4. Australian Open courts were not as fast as modern Wimbledon I would compare them to modern Us Open courts. Neither Fed or Rafa are looking great this tournament and nobody has talked about how Nadal has yet to play a right handed player. Federer 6-4 6-7 6-4

      • I believe that the AO courts were unusually fast this year and fast courts favor Fed. However I don’t believe that’s the only reason Rafa lost the match. He won two sets ergo he could have won a third. I think the loss had more to do with running out of steam after his tough semi final.

          • Another thing about conditions being unusually quicker is that Rafa had uncertainty. He just didn’t know how ‘bad’ it was for him. Plus, Fed’s bigger racket allowed him to generate more pace on his backhands, serve etc so Rafa must have felt really rushed. It still took 5 sets to beat Rafa though.

        • Yep, let’s not forget Rafa had played such a tough semi and had less rest. He was 3-1 up in the fifth and just couldn’t sustain. However, credit to Fed for raising his level to another gear after being down 1-3.

      • Hawkeye, thanks A LOT for sharing this. I love these types of analysis. So yeah, the courts were even quicker than wimby. It would just be that Wimby’s bounce will be lower of course.

        • Lower but only lower by about a ball diameter according to the analysis.

          Wimby 2016 and 2014 AO showed same height, just one ball diameter lower than this
          2017 historical SLAM HARD court statistical outlier as intentional and targeted as it was.

          • Yeah but we don’t know the spins on those serves. I mean a 200 kmh serve would normally be flat but there could be some element. The thing about grass is that it doesn’t respond that much to topspin, esp the week 1 grass of wimby. On the other hand, it is very conducive to underspin. These things make grass unique and it’s easier to rush someone like Rafa.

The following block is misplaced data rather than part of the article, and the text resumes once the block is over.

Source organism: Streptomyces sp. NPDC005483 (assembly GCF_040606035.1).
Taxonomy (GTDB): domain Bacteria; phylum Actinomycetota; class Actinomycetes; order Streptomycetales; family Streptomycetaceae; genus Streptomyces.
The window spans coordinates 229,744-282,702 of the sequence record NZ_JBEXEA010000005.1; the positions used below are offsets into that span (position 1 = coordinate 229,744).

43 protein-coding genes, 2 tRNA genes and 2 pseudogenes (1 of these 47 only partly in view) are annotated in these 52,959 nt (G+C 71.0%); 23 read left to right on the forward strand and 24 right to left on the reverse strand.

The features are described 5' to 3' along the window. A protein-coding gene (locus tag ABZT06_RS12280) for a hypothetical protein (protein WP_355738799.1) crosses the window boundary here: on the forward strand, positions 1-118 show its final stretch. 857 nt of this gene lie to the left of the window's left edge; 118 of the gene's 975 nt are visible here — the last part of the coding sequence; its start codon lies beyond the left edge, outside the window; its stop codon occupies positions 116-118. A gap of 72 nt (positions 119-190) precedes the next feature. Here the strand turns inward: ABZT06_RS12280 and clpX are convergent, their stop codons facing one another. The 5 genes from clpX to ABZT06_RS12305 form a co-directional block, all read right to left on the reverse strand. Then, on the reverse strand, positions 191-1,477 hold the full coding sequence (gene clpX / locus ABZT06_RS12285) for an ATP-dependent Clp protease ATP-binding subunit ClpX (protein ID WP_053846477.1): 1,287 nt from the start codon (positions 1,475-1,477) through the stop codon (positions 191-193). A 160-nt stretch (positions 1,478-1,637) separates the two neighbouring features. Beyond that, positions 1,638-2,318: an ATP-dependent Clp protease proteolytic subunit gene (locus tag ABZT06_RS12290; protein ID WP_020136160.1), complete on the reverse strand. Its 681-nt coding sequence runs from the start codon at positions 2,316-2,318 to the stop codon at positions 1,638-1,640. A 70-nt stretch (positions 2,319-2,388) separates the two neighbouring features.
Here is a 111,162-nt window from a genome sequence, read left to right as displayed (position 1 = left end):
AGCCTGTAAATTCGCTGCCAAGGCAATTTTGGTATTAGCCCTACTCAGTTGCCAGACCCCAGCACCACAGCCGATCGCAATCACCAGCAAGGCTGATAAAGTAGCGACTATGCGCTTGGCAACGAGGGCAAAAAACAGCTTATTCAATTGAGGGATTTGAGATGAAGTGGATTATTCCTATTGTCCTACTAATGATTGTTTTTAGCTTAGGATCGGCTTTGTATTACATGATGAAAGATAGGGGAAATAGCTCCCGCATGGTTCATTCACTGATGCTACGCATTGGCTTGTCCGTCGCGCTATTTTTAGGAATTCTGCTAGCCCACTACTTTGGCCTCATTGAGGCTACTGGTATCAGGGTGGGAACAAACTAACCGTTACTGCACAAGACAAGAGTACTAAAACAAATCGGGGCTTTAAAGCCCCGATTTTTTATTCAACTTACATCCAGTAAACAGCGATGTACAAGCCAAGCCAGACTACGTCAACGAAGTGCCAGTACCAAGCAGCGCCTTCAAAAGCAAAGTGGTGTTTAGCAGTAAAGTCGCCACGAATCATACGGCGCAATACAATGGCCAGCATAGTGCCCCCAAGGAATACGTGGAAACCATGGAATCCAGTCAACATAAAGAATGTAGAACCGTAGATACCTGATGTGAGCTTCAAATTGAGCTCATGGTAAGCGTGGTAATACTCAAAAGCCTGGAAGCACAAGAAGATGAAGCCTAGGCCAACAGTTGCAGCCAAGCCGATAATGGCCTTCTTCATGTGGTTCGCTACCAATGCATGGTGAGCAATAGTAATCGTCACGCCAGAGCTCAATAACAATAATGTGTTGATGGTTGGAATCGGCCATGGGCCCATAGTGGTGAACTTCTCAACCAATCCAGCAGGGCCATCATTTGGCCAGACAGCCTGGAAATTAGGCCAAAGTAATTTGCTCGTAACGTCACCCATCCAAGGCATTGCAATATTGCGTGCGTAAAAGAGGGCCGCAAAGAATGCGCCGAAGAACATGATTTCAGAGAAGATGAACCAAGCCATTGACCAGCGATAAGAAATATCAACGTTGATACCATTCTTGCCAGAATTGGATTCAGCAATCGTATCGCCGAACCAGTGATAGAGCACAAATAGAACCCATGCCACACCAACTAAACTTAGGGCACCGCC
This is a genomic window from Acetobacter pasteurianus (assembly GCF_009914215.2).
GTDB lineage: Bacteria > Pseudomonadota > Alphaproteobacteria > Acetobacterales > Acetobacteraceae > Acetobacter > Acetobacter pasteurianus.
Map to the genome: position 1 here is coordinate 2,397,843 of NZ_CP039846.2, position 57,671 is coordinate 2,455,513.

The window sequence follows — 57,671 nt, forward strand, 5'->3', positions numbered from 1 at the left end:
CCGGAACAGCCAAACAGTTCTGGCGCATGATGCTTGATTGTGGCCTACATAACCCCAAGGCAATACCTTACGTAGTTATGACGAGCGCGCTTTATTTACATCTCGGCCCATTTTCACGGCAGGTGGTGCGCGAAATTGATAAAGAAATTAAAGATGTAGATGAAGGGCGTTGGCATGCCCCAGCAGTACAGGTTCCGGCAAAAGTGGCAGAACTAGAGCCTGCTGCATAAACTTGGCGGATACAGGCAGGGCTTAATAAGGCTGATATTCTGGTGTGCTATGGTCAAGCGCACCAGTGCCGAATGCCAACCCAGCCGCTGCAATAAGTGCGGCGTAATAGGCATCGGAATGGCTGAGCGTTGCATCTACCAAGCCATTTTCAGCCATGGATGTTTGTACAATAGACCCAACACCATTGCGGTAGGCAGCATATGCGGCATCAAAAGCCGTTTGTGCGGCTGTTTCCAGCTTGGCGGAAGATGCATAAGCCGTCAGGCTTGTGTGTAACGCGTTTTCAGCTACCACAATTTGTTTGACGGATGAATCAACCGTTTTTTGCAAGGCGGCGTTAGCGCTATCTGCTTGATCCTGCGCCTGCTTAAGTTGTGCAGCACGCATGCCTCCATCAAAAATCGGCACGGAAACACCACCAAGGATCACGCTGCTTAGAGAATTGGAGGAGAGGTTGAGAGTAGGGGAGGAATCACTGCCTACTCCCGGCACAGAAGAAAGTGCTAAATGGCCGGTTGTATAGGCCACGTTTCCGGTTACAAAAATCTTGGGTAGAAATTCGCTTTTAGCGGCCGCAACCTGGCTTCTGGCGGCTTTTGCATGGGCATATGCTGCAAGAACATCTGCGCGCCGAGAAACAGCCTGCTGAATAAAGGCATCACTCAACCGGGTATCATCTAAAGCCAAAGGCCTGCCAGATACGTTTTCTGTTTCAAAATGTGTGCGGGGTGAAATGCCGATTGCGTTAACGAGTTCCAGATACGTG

5. Federer has looked his age when returning so far this event … I think Nadal will earn more break chances and can win in 3 provided he doesn’t let nerves creep in … he tends to go smaller on offense when he’s feeling the pressure and his 1st serve percentage drops … that beats less consistent players like Verdasco but it won’t beat Fed …

  6. We talked as if Rafa has not played against Fed before! What’s with Rafa has not played against a righty now? I mean Rafa doesn’t start playing tennis only now! He has been playing since Abu Dhabi this year, surely he has/had faced many righties already.

    Rafa has played against Fed 35 times, surely he knows what to expect from Fed.

  7. Federer will win in 2 sets. I cant see Nadal getting any set.

    (Dear Ricky, for the love of God, publish my comment. I do not know why you dont approve my comment)

  8. We have to thanks to Rafa and Roger for every minute of tennis between them.
    Because, till now, any match can be the last duel . For me, it was an it is the most beautiful rivalry in tennis.
    Let”s enjoy this wonderful tennis.

    http://bit.ly/2mJVk2b

  9. Rafa not having played a righty is totally irrelevant! It is very natural for him to play righties. It is lefties who disrupt is patterns a bit. And esp when that righty is Roger, he won’t have any issues adapting.

    • I agree about it not being relevant if Rafa has not played a righty! I think he’s had enough matches against them in his career! LOL!

      Yes, it is the lefties who can disrupt Rafa. If he loses this match, it won’t be because he played a righty!

  10. Nice to see all the predictions, not in to them myself. It’s hard to predict the outcome of a tennis match – too many variables and one bad game can decide the outcome.

    Vamos Rafa!

    • “Nice to see all the predictions, not in to them myself.”

      You just contradicted yourself (again).

      (Rafa’s a 4/6 betting favourite to win the match.)

      Vamos Rafa!

      • How have I contradicted myself? I don’t take predictions seriously, I’m just saying if people believe in them, fair enough. I don’t take betting odds seriously either.

  11. Rafa’s CC forehand to fed’s backhand is, like always, the most important pattern for both players. We saw in Melbourne that Fed crushed backhands and Rafa’s forehand couldn’t do the damage people expected him to. It was a combination of factors that led to this:

    1. Roger’s new racket.